The fundamental reason for employing this strategy is that in the eventuality of not being opportune to return to the farmland within the next 4—5 days, the floodwaters will not get to the point where they temporarily stopped harvesting. Insufficient household workforce is also a crucial determinant of the extent to which farmers temporarily stop harvesting. This is because some farmers may have about five plots of farmlands in different locations within the community where they planted cassava on.

    Focus group discussions FGDs and semi-structured interviews advanced the use of the AVAF, which included Venn or institutional diagrams, transect walks, brainstorming, community risk mapping and historical timelines. The study comprised 35 FGDs and four one-to-one semi-structured interviews two in Olomoro, one in Igbide and one in Uzere conducted between June and October and July see Table 3. Each FGD was made up of 3—12 participants between the ages of 20 and The age criterion was hinged on the fact that only adults could participate in the study because of the conditions of the approved ethical clearance.

    Eligible participants were identified by the help of key informants who have been residing in each of the communities for over 20 years, and an agricultural extension officer in ISLGA. Specific criteria used to select eligible participants for the study included those who have been farming in each of the study areas for a minimum of 10 years, as they are likely to have a vast wealth of experience regarding the ways climatic and non-climatic stressors impact negatively on food production.

    Others include gender, those whose household assets and livelihoods were adversely affected by the flood disaster, those who cultivate predominantly on low-lying farmlands and willingness to participate in the study. The qualitative data were analysed using the content thematic analysis technique. The degradation of natural capital as well as the erosion of financial, human and physical capitals have made food production an uphill task in the study areas.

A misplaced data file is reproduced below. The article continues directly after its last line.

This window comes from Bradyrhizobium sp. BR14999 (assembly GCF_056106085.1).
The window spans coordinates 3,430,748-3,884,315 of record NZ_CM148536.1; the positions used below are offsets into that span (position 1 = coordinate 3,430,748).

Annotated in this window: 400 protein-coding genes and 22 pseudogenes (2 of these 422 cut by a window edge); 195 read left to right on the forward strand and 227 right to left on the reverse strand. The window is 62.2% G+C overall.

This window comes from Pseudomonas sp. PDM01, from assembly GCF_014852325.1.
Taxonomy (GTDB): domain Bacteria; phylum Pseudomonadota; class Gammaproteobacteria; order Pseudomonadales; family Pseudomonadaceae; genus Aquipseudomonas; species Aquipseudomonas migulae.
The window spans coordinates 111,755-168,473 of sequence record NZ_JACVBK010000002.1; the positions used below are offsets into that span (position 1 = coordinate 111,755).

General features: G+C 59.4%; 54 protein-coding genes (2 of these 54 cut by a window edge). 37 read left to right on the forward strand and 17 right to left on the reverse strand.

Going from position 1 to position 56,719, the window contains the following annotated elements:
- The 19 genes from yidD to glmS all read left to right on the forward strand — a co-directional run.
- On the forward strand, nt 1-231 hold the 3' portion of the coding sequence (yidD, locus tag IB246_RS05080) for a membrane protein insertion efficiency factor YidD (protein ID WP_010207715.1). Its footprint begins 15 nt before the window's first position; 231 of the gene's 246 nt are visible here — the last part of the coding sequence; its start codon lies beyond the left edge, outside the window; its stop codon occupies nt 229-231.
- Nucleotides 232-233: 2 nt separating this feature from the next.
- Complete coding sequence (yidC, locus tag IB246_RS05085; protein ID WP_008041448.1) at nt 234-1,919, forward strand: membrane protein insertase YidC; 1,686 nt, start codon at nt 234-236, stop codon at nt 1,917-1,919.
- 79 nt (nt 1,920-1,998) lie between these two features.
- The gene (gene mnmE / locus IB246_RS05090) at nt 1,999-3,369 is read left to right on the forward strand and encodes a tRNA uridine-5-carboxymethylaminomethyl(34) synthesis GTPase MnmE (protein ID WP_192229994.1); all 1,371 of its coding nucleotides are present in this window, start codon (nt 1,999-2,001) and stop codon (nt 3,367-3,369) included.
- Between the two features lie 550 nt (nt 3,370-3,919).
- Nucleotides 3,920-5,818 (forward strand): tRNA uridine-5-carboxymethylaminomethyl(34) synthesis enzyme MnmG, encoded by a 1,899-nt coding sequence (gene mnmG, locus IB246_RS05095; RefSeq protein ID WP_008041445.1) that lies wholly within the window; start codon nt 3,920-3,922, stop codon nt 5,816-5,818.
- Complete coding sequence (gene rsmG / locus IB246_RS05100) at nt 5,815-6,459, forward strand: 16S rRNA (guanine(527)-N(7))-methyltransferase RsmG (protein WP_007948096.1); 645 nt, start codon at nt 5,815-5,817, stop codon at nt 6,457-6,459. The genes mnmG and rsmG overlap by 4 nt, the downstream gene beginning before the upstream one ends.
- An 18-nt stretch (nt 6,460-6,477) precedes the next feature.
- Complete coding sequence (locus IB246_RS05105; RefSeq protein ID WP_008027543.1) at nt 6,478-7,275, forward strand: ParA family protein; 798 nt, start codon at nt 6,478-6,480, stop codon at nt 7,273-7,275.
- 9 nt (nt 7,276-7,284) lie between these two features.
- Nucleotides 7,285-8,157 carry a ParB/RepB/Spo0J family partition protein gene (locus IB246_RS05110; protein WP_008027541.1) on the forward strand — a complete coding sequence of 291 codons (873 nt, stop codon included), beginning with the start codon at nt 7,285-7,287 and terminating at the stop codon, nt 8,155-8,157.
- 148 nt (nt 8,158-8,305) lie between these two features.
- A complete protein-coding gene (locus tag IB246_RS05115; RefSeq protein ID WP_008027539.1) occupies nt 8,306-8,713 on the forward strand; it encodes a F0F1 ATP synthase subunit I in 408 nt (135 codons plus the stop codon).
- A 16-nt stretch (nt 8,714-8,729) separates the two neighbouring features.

For instance, a participant explained:. We must harvest all our produce before our farmland becomes inundated. This usually exacerbates food insecurity when a household gets a poor harvest in a particular season … This is the advantage farmers in neighbouring communities, who cultivate on high ground, have over us. In this regard, a participant commented:. Today, the garri produced in Olomoro has virtually no significant starch content. Along this continuum, a participant lamented:. Up till today, no remedial action has been carried in this community.

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    However, not all participants were in total agreement with this line of thought. For example, a participant explained:. Within the last two decades, however, the demand for arable farmlands has witnessed an abrupt increase. This is due to the sporadic increase in birth rate whereby it has become usual for a year-old boy to have a partner and child. Consequently, the father of the year-old boy has no choice but to give a piece of land to his son to enable him and his partner grow their food.

    This has made it almost impossible for some farmers to practice bush fallowing.

    In the context of financial capital, the participants lamented that irregularities and inconsistencies surrounded the disbursement of farm loans. All but one farmer, for example, claimed that they have never been beneficiaries of any agricultural loans. The only beneficiaries of farm loans are relatives of those working in the office responsible for disbursing farm loans. The painful part is that these relatives usually hoard the information to themselves during the loan distribution processes. A few explained that this has become a regular occurrence for some women in the community with their husbands as the chief perpetrators.

    When probed about the role of the police in attempting to cushion the plight of the women, a participant explained:.